Matt Gethers/20.380 HIV Project/Meeting Notes/4.5.08 Design Pitch and Other Issues

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4.5.08 Design Pitch and Other Issues

Agenda

  1. Refine the presentation.
  2. Decide if we want to pursue John's superinfection-protected white blood cell idea.
  3. Set up a time to talk to Jacquin Niles about all things red blood cell?
  4. Talk about the other parts of the project (modeling, in vitro, in vivo, IP, ...) so we all know what we're writing.
  5. Figure out how we want to compile everything once it's written.
  • Note: May want to schedule another meeting to discuss points 2 onwards.

Refining the Design Pitch

Design pitch script is here.


SIR White Blood Cells

Superinfection Resistant (SIR) cells could be another means of developing a viral trap except that the trap would necessarily utilize cells with a genome. That could be useful because you could further engineer cells to migrate to places in the body characterized by high viral count. SIR-mediated viral traps could migrate to wounds and possibly make the spread of HIV less likely.

"An HUT-78 cell clone (F12) chronically infected by a nonproducer HIV-1 variant (Federico et al., (1989) AIDS Res. Hum. Retroviruses 5, 385-396) is fully resistant to superinfection with HIV-1 or HIV-2. We demonstrate that, in spite of the down-regulation of CD4 receptors, superinfecting-HIV-1 and -HIV-2 cross the F12 plasma membrane (even in the presence of OKT4A monoclonal antibodies) but fail to complete retrotranscription." [1]

Key papers:

  1. Taddeo B, Federico M, Titti F, Rossi GB, and Verani P. Homologous superinfection of both producer and nonproducer HIV-infected cells is blocked at a late retrotranscription step. Virology. 1993 Jun;194(2):441-52. DOI:10.1006/viro.1993.1283 | PubMed ID:8503167 | HubMed [Taddeo]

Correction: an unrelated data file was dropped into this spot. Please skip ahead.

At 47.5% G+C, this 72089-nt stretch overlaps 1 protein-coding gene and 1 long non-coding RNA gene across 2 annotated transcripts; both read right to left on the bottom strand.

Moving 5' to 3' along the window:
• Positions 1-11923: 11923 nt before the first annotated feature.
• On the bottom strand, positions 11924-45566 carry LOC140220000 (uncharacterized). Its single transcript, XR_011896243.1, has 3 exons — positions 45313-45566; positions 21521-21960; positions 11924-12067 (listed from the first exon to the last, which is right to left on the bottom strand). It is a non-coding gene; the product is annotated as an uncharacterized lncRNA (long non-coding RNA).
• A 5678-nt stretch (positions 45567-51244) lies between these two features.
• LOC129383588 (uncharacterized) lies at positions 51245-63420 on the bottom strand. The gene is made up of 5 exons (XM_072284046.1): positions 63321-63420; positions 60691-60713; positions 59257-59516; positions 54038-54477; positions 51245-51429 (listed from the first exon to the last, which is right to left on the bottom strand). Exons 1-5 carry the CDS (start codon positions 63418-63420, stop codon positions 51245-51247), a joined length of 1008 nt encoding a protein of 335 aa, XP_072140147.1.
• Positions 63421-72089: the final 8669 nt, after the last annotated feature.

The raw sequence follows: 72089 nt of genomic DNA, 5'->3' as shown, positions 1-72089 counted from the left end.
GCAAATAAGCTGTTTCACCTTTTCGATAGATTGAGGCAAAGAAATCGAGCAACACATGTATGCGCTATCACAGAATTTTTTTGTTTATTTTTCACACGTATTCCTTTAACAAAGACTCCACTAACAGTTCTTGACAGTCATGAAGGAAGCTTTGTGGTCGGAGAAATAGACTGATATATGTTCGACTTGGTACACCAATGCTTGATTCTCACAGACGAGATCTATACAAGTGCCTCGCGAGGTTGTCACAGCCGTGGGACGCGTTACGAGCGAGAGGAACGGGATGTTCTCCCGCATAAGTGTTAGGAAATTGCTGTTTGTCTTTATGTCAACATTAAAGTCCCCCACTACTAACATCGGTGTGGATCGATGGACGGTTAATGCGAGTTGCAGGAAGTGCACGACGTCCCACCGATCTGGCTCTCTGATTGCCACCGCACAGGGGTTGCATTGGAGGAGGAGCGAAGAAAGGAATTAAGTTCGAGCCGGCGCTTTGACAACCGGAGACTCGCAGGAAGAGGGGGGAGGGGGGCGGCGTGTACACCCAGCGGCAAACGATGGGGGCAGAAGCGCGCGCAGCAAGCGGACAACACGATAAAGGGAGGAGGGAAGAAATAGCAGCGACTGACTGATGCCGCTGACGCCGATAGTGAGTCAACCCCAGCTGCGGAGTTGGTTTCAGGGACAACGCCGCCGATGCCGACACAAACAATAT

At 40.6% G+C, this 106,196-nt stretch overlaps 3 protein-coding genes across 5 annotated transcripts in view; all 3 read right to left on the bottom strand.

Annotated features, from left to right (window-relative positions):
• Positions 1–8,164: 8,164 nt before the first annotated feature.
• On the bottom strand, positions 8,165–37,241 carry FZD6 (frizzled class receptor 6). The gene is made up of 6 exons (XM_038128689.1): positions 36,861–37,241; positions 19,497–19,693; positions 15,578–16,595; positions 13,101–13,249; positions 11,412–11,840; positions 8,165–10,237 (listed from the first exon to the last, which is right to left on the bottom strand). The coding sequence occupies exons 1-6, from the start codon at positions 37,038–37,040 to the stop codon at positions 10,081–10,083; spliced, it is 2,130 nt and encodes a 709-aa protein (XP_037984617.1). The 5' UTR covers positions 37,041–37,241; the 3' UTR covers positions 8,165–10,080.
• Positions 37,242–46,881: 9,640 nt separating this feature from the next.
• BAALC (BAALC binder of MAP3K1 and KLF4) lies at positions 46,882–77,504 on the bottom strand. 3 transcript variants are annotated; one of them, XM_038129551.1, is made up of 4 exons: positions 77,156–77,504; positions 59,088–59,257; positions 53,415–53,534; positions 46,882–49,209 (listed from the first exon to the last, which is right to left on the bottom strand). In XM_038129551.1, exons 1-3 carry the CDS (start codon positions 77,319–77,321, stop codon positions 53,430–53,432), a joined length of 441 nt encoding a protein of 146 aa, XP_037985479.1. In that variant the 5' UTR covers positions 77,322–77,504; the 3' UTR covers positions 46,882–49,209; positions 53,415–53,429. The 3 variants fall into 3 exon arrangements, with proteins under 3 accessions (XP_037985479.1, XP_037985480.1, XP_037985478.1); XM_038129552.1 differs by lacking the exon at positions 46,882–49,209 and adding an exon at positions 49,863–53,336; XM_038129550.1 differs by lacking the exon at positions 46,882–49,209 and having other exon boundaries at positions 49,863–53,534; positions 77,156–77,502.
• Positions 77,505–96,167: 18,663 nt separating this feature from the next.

2. Federico M, Taddeo B, Carlini F, Nappi F, Verani P, and Rossi GB. A recombinant retrovirus carrying a non-producer human immunodeficiency virus (HIV) type 1 variant induces resistance to superinfecting HIV. J Gen Virol. 1993 Oct;74 ( Pt 10):2099-110. DOI:10.1099/0022-1317-74-10-2099 | PubMed ID:8409934 | HubMed [Federico]
  3. Federico M, Nappi F, Ferrari G, Chelucci C, Mavilio F, and Verani P. A nonproducer, interfering human immunodeficiency virus (HIV) type 1 provirus can be transduced through a murine leukemia virus-based retroviral vector: recovery of an anti-HIV mouse/human pseudotype retrovirus. J Virol. 1995 Nov;69(11):6618-26. PubMed ID:7474070 | HubMed [Federico2]
  4. Nethe M, Berkhout B, and van der Kuyl AC. Retroviral superinfection resistance. Retrovirology. 2005 Aug 18;2:52. DOI:10.1186/1742-4690-2-52 | PubMed ID:16107223 | HubMed [Nethe]
  5. Wildum S, Schindler M, M√ľnch J, and Kirchhoff F. Contribution of Vpu, Env, and Nef to CD4 down-modulation and resistance of human immunodeficiency virus type 1-infected T cells to superinfection. J Virol. 2006 Aug;80(16):8047-59. DOI:10.1128/JVI.00252-06 | PubMed ID:16873261 | HubMed [Wildum]
All Medline abstracts: PubMed | HubMed

Potential road blocks - The idea of SIR cells has been around for some time, so it's likely there's some IP associated with it. I imagine most people would have tried to make the human body generally resistant to HIV infection (vaccine?) rather than trying to create viral traps, but who knows? Also not sure what the "fail rate" of superinfection is.